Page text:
It has a great riff. Theatrics, too, and the harmonies on the chorus are great, sort of "Jesse's Girl", and totally great. Any time you go at the LGBT thing people are going to wonder what they are in for -- because it could be anything. It could be fun, or very serious, and I like that they are starting conversations in a way that catches people off guard. You're thinking about topics before you realize you're thinking.

It's one of those things that could be a cultural bridge. There are some people who look at a band like the Pubes and see what they're about and say, "I'm not down with that, I'm not cool with that." There's this huge wall but if you just walk into a bar and hear them playing, you are just won over by their music and their show. Catching people like that, and getting them to a place that might make them uncomfortable --certain folks, not all folks -- but certain folks will get freaked out, and bands like this help eliminate those cultural and political barriers, because people are people, and they are just making music, making a great joke about this. [They are taking] something that someone might be ashamed of, and just joking about.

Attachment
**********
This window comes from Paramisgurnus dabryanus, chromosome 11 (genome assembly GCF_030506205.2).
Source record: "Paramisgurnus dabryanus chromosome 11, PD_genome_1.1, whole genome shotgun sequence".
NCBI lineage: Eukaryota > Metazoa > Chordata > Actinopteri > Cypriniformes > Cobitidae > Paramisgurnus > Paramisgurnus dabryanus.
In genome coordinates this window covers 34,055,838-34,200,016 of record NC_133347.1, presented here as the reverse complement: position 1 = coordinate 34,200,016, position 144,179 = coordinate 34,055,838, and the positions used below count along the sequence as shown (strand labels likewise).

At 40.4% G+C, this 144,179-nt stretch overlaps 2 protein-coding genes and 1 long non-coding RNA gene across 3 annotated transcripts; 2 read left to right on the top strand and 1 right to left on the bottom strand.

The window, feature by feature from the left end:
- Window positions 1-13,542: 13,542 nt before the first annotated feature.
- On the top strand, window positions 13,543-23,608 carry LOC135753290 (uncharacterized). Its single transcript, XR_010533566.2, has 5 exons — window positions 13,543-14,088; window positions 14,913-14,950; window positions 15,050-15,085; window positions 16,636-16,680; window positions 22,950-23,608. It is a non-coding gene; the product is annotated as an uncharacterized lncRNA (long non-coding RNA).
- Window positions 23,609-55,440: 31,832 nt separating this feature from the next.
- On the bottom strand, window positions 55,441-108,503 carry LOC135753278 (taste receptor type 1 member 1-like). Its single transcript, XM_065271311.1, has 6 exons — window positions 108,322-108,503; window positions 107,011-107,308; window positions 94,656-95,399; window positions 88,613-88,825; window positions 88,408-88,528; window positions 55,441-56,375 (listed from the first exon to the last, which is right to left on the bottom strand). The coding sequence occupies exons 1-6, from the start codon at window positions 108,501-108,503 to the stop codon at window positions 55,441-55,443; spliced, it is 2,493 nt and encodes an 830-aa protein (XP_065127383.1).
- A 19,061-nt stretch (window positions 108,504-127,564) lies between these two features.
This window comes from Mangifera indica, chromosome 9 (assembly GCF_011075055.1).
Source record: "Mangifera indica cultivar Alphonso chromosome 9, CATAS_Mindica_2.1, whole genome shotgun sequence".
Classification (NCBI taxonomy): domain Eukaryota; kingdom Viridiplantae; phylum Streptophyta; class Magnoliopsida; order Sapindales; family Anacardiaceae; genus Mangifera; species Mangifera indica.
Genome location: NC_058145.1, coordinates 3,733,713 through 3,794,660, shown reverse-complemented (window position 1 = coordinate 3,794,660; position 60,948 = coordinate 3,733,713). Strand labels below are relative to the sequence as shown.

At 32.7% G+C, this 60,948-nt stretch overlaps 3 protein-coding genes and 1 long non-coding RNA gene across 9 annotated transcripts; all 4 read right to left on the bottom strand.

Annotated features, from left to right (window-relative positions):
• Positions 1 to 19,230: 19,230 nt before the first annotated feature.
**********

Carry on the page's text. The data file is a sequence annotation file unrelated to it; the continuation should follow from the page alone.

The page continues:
It's a shitty thing to imagine someone being politically against something this harmless --


But yea, people do have problems. There's no way around it. But that's what's great about this. You don't have to be anything for this song to be home. You can have whatever political beliefs you want, but you hear this, you just hear a great riff. It's very easy to get into it, and you don't have to have that internal conversation about "Is it okay that I'm into this?" until it's too late, and you're already in it." Plus, it's always nice to see videos shot at local places like the Rogue.

Oh man [laughs]. The shots underneath the legs and the huge package just right in the girl's face [laughs]. Oh god! [laughs]. I hope that wins an award for local videos, because it should.

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Jason P. Woodbury is a music and pop-culture writer based in Phoenix. He is a regular contributor to the music blog Aquarium Drunkard and co-host of the Transmissions podcast.